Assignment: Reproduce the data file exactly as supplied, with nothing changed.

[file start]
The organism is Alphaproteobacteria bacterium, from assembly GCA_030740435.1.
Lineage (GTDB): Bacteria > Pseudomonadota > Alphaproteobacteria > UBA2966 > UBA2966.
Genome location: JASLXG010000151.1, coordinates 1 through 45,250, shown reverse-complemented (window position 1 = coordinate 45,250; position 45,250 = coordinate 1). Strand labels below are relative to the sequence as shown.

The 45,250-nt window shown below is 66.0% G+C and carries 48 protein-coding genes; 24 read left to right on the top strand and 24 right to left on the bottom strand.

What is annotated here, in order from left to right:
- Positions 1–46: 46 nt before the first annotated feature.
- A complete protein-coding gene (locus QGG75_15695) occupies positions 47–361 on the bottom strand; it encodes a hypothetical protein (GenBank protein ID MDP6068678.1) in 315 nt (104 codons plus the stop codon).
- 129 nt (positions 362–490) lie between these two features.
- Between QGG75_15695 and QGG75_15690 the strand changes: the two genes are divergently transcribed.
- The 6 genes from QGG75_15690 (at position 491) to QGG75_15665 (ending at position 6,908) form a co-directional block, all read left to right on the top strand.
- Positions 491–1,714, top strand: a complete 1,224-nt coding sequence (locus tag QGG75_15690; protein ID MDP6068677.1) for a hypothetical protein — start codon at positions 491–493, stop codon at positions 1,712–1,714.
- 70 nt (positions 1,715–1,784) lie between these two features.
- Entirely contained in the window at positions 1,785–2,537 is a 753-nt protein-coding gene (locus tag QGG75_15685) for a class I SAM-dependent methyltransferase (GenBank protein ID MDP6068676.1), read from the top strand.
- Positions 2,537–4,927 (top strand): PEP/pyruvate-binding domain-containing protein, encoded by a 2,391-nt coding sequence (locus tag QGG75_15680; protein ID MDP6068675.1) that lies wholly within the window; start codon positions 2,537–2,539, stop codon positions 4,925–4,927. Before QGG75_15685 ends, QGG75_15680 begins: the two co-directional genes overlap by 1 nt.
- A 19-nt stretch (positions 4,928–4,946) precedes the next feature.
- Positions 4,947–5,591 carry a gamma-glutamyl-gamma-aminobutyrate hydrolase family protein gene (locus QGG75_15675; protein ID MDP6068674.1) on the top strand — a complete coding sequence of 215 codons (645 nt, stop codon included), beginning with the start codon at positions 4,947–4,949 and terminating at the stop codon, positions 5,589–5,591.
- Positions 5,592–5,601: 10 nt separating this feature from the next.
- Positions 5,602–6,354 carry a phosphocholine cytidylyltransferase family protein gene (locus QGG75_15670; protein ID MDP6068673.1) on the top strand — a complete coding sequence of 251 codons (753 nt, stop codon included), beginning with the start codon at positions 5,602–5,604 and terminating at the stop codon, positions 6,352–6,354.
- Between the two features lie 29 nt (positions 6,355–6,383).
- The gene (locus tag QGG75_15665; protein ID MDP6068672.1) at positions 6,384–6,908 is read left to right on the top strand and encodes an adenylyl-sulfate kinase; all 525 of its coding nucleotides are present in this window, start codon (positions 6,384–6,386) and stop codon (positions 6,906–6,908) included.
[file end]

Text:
The organism is Alphaproteobacteria bacterium, from assembly GCA_030740435.1.
Lineage (GTDB): Bacteria > Pseudomonadota > Alphaproteobacteria > UBA2966 > UBA2966.
Genome location: JASLXG010000151.1, coordinates 1 through 45,250, shown reverse-complemented (window position 1 = coordinate 45,250; position 45,250 = coordinate 1). Strand labels below are relative to the sequence as shown.

The 45,250-nt window shown below is 66.0% G+C and carries 48 protein-coding genes; 24 read left to right on the top strand and 24 right to left on the bottom strand.

What is annotated here, in order from left to right:
- Positions 1–46: 46 nt before the first annotated feature.
- A complete protein-coding gene (locus QGG75_15695) occupies positions 47–361 on the bottom strand; it encodes a hypothetical protein (GenBank protein ID MDP6068678.1) in 315 nt (104 codons plus the stop codon).
- 129 nt (positions 362–490) lie between these two features.
- Between QGG75_15695 and QGG75_15690 the strand changes: the two genes are divergently transcribed.
- The 6 genes from QGG75_15690 (at position 491) to QGG75_15665 (ending at position 6,908) form a co-directional block, all read left to right on the top strand.
- Positions 491–1,714, top strand: a complete 1,224-nt coding sequence (locus tag QGG75_15690; protein ID MDP6068677.1) for a hypothetical protein — start codon at positions 491–493, stop codon at positions 1,712–1,714.
- 70 nt (positions 1,715–1,784) lie between these two features.
- Entirely contained in the window at positions 1,785–2,537 is a 753-nt protein-coding gene (locus tag QGG75_15685) for a class I SAM-dependent methyltransferase (GenBank protein ID MDP6068676.1), read from the top strand.
- Positions 2,537–4,927 (top strand): PEP/pyruvate-binding domain-containing protein, encoded by a 2,391-nt coding sequence (locus tag QGG75_15680; protein ID MDP6068675.1) that lies wholly within the window; start codon positions 2,537–2,539, stop codon positions 4,925–4,927. Before QGG75_15685 ends, QGG75_15680 begins: the two co-directional genes overlap by 1 nt.
- A 19-nt stretch (positions 4,928–4,946) precedes the next feature.
- Positions 4,947–5,591 carry a gamma-glutamyl-gamma-aminobutyrate hydrolase family protein gene (locus QGG75_15675; protein ID MDP6068674.1) on the top strand — a complete coding sequence of 215 codons (645 nt, stop codon included), beginning with the start codon at positions 4,947–4,949 and terminating at the stop codon, positions 5,589–5,591.
- Positions 5,592–5,601: 10 nt separating this feature from the next.
- Positions 5,602–6,354 carry a phosphocholine cytidylyltransferase family protein gene (locus QGG75_15670; protein ID MDP6068673.1) on the top strand — a complete coding sequence of 251 codons (753 nt, stop codon included), beginning with the start codon at positions 5,602–5,604 and terminating at the stop codon, positions 6,352–6,354.
- Between the two features lie 29 nt (positions 6,355–6,383).
- The gene (locus tag QGG75_15665; protein ID MDP6068672.1) at positions 6,384–6,908 is read left to right on the top strand and encodes an adenylyl-sulfate kinase; all 525 of its coding nucleotides are present in this window, start codon (positions 6,384–6,386) and stop codon (positions 6,906–6,908) included.